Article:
For most of us, the world is much flatter. It seems as though there might be new gatekeepers which replace the old, like Facebook and Apple instead of TV, or blogs instead of magazines. However that's not really the case. While the front page effect of iTunes is not to be sniffed at, there is far less direct commissioning of creative in that environment than ever there was on TV. Meanwhile Facebook may have 950m eyeballs, but all of its content is algorithmically sorted.
The kinds of song-and-dance that events like E3 represent have zero effects in those newer markets, and instead they are heavily influenced by social conversations, which have the twin effect of bursting pixie dust bubbles while elevating those who have made genuine contributions, warts and all.
Unleash the Geeks
In the stereotypical carnival there is always a tent which promises to show the viewer the geeks. They are kept behind curtains and a sales pitch invites the audience to step right up, step right up and witness astounding incredible and indescribable marvels. That's the pixie dust method.
However in flatland there are too many carnivals and tents, and many of the geeks are the same. The problem is not the pitch or the magic, but the fact that there are so many. Being secretive when everyone else is doing likewise and trying to play the celebrity without the broadcast reach doesn't work. It's just silence, and there is so much more free noise out there for the audience to pay attention to instead.
Increasingly what works is the strategy of unleashing the geek, showing off early and getting conversational with early adopters. Firing up Kickstarter campaigns to see if the market really considers your geek worth seeing, a story worth buying into. Measuring impacts and changing accordingly. Being open, on Twitter, willing to respond to everyone if need be. That's where projects like Black Mesa Source and Planetary Annhilation come from. They construct their own pyramid.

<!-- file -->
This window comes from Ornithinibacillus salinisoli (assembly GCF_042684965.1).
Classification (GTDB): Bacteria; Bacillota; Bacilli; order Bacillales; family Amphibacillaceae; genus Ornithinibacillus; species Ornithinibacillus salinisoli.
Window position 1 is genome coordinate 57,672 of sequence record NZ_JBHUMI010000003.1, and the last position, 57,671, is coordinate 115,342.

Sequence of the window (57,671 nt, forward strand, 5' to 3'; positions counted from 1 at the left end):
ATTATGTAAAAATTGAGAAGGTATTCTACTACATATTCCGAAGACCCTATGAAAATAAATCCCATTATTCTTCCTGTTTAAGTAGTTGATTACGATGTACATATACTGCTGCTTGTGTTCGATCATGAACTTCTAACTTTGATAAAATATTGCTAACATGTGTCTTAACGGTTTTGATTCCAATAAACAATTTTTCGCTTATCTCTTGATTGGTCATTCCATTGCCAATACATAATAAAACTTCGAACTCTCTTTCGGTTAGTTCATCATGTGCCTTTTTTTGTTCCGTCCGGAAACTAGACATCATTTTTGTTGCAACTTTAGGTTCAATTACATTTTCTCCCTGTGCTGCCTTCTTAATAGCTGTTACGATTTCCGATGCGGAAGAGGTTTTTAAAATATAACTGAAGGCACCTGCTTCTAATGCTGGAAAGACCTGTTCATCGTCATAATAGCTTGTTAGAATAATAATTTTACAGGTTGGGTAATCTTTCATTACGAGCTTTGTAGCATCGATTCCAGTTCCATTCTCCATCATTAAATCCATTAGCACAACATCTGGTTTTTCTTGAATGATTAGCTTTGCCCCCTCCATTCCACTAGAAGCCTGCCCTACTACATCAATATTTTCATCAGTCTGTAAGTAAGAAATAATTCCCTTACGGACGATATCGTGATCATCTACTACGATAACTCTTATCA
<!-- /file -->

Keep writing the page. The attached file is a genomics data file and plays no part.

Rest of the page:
However this is where most studios get it wrong. They stay very quiet, becoming self-congratulating echo chambers. They hide, fret over whether they are giving away too much and letting the audience see what's behind the curtain. Developers get fired if they break the seal without proper stage management and pixie-dusting. And when time comes to launch, said studios essentially deposit their product on "marketing" (i.e. advertising dollars) to do whatever it is that it is supposed to do.
By not unleashing the geek, they avoid the truth. "We should have marketed better" they say. What they should say is "We hid in a tent and nobody came to see us".
Staying secret and relying on pixie dust is really not about the fear of being yelled at. If you're being yelled at it means you are doing something wrong, but within that is the possibility to do something right. The fans care enough to be angry, and that's not nothing. What it's actually about is the fear of being ignored, that in unleashing the geek the audience will judge the game average, and that sort of truth is hard to deal with. Yet if you want to overcome that discoverability issue then that truth is what you need.
So unless you already have celebrity, do not act like you do. Be open, and don't worry about being embarassed or harassed. Worry if nobody seems to give a damn.